One nasty feature of the 2007-2008 recession was the high number of people who were out of work for a really long time. The good news, according to the Bureau of Labor Statistics, is that the number of people who are long-term unemployed is dropping. The bad news is that it’s still a big number.
“Five years after the Great Recession ended, the number of long-term unemployed still made up a larger share of unemployment than during any previous recession,” reads a BLS report.
BLS defines long-term unemployment as a spell that lasts 27 weeks or more. The bureau also looks at the number of long-term unemployed out of work for 52 and even 99 weeks.
There are obvious reasons long-term unemployment is of particular concern: the longer you’re out of work, the more likely you’re going to run out of unemployment benefits, exhaust your savings, fall behind on your rent or mortgage and so on. There are subtler dangers, too. Long gaps in employment taint a resume, can erode the value of contacts you made when you were employed and can degrade workers’ skills. There are effects on family life. And people coming out of a long-term spell of unemployment tend to end less.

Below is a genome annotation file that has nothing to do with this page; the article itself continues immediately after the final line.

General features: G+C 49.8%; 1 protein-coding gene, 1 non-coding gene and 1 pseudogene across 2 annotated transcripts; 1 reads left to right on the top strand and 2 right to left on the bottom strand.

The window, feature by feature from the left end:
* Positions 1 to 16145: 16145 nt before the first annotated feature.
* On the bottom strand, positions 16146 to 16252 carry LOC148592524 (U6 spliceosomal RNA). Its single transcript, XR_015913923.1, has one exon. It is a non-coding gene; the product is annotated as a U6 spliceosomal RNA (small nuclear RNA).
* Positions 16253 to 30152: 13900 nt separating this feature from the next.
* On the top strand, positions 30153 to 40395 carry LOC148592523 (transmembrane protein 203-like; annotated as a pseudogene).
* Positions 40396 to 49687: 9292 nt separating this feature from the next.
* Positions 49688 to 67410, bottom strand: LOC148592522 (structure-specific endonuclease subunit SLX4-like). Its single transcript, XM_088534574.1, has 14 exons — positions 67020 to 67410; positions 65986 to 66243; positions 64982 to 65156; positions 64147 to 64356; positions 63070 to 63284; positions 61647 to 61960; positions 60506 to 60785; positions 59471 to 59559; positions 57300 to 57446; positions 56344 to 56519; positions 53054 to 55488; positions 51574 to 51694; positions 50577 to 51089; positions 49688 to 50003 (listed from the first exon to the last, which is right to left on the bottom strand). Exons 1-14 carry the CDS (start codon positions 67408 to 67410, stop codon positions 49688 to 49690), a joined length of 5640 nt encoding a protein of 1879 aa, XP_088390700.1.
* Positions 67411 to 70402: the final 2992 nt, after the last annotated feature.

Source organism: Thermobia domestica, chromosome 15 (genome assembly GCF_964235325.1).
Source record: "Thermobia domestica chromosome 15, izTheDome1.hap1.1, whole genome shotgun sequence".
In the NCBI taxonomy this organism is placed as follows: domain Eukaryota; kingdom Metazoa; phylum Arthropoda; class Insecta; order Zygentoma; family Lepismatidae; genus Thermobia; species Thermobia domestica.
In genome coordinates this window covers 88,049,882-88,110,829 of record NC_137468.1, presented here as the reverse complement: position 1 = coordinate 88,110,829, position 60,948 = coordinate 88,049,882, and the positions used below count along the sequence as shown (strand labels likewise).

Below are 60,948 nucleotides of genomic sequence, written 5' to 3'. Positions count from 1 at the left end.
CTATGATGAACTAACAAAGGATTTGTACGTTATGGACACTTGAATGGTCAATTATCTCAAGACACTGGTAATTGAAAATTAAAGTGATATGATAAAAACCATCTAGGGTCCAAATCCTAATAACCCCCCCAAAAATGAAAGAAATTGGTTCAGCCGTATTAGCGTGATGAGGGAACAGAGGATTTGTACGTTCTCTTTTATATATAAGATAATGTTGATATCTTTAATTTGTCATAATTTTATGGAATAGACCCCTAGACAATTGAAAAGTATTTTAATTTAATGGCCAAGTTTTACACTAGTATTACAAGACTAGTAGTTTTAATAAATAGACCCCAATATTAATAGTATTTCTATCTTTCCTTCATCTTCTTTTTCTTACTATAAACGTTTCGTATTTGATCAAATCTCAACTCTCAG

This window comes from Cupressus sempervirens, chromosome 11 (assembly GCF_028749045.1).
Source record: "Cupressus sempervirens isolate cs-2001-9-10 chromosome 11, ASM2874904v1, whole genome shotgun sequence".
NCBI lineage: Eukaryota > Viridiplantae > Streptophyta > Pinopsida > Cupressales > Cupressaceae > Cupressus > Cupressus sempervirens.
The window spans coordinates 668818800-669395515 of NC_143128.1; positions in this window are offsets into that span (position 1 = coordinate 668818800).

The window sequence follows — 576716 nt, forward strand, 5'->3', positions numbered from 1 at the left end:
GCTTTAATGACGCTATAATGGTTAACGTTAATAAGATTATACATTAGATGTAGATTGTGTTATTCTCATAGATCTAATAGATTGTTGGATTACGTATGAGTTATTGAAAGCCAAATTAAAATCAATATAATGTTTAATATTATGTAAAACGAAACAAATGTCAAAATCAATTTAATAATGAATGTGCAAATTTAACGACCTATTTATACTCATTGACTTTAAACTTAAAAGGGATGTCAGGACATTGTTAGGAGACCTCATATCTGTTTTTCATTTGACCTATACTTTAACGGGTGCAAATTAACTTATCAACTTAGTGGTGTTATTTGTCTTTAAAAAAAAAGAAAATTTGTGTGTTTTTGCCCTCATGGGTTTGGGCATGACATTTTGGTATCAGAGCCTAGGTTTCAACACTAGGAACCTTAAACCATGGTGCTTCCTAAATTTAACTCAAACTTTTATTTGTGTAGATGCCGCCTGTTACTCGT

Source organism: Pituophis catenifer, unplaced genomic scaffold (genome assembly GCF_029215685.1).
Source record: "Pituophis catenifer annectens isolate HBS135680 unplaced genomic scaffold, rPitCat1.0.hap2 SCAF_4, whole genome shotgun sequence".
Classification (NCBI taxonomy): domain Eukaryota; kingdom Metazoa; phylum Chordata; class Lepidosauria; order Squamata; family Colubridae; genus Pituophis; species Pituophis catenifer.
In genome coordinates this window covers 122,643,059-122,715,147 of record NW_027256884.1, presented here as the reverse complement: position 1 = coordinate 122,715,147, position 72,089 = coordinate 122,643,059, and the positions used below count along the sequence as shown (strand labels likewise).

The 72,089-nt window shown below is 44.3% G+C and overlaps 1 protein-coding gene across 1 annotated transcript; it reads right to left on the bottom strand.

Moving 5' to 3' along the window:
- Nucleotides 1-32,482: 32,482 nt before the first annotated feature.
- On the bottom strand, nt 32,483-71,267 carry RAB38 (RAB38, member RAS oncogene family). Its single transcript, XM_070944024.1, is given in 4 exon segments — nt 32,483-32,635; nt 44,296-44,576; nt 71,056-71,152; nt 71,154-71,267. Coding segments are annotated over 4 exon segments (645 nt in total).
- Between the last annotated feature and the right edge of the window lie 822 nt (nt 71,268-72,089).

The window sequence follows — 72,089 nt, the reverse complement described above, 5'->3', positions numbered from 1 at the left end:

The number of people out of work for 27 weeks or longer hit 6.7 million—some 45 percent of the total unemployed population—in the second quarter of 2010. A year later, the share of the unemployed out of work for 52 weeks or more hit 31.9 percent, and in the last quarter of 2011 the peak in the share of unemployed out of work for 99 weeks or more hit a peak of 15.1 percent.
All three numbers have come down since then. In the last quarter of 2014, 2.8 million people—or 31.6 percent of the unemployed population—were out of work for more than 27 weeks.
BLS finds that blacks, Asians and older Americans were more likely to be long-term unemployed. Interestingly, one’s level of education didn’t affect the risk of long-term unemployment. New York State has among the higher levels of long-term unemployment as a percentage of overall unemployment.